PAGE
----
Where’s Your Head At?

ImageA Face to the World: On Self-Portraits,

Laura Cumming,

Harper Press, 9780007118441, £18.99

I only ever attempted a self-portrait once, for a school project – it was a mess – and I would never try again; I don’t like myself enough to want my ugliness recorded and certainly cannot bear the possibility of having to look into my own eyes. This monograph is penetrating, insightful, scholarly and humane. It was also a great challenge to read. Part of me was mesmerised by the skill and the ingenuity with which many great artists have been able to capture the look, the essence, the spirit of themselves and, in some cases, have layered their work with a multitude of meanings – some personal, some philosophical, some commercial. At the same time, in part I was horrified by the self-aggrandisement, the self-promotion and the self-love a number of the works evoked. The subject is undeniably fascinating, not simply for the skill it took the great masters to paint their own likeness in a time before flat glass mirrors were available, but also because decoding that most personal of pictures, a self-portrait, might sometimes provide a shortcut to the decoding of an artist’s oeuvre.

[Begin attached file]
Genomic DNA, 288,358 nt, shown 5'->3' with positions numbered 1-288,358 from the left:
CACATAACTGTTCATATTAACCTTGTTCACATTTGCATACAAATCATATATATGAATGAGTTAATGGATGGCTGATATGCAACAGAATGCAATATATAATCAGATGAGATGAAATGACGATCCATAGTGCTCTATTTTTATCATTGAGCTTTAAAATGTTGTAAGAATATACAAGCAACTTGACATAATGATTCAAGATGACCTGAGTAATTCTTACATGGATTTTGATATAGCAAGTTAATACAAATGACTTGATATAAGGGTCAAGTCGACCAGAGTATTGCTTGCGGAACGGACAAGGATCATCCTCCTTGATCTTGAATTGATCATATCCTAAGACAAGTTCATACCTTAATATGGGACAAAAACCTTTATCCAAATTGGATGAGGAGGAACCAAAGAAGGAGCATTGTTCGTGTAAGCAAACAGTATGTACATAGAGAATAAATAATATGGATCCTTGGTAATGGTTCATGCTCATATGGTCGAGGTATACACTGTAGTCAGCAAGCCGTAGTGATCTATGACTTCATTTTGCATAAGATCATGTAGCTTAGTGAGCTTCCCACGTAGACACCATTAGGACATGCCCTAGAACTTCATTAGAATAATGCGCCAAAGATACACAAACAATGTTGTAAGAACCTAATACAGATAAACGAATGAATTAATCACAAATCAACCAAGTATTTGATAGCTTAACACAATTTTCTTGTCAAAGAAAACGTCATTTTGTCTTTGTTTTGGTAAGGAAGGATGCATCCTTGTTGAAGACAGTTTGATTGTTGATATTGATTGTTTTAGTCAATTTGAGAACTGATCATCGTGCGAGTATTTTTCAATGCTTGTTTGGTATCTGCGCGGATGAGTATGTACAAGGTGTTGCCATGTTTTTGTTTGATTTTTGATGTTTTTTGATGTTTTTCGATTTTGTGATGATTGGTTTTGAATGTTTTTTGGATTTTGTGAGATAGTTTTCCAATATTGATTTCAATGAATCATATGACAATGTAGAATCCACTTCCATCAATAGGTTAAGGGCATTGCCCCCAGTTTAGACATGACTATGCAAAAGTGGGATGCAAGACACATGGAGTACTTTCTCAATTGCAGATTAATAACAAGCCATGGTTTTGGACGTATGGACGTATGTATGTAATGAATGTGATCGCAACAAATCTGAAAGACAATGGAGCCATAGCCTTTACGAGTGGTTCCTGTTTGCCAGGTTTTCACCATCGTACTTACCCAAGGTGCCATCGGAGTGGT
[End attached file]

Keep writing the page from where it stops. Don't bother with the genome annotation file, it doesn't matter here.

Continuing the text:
The twin strengths of this book lie in the lucidity and brilliance of Cumming’s writing coupled with her choice of examples. She knows her paintings, she knows her artists, she makes illuminating connections, she takes the works seriously but she is not insensible to the potential for ridiculousness that is endemic with the genre of self-portraiture. And, of course, this is a book about human nature, about the eyes with which the artist views the world revealed in their viewing of themselves. You cannot be unmoved – whether in awe or guffaw – by the boldness of Durer’s portrait of his self as, well, as Christ: the natty dreads, the iconic gaze, the proto-blessing in the gesture of his painterly hand. You may well be as bemused by the mobility of Rembrandt’s features that over time slip and slide with a parliament of emotions as by the confluence of masculinity and femininity in Gentileschi’s muscling in on the male dominated world of the professional artist – a strong arm, an unflinching eye and a heaving bosom forcefully breathing life onto the canvas. This is a book about the artist as human, the artist laid bare – and still concealing – and the viewer as complicit in an act of self-voyeurism. It is great for those who love taking a deconstructive scalpel to art works. But if you are an artist about to engage in the act of self-portraiture it might just be too revealing: its consummate knowingness and witty erudition might well wither the desire and stultify the performance.


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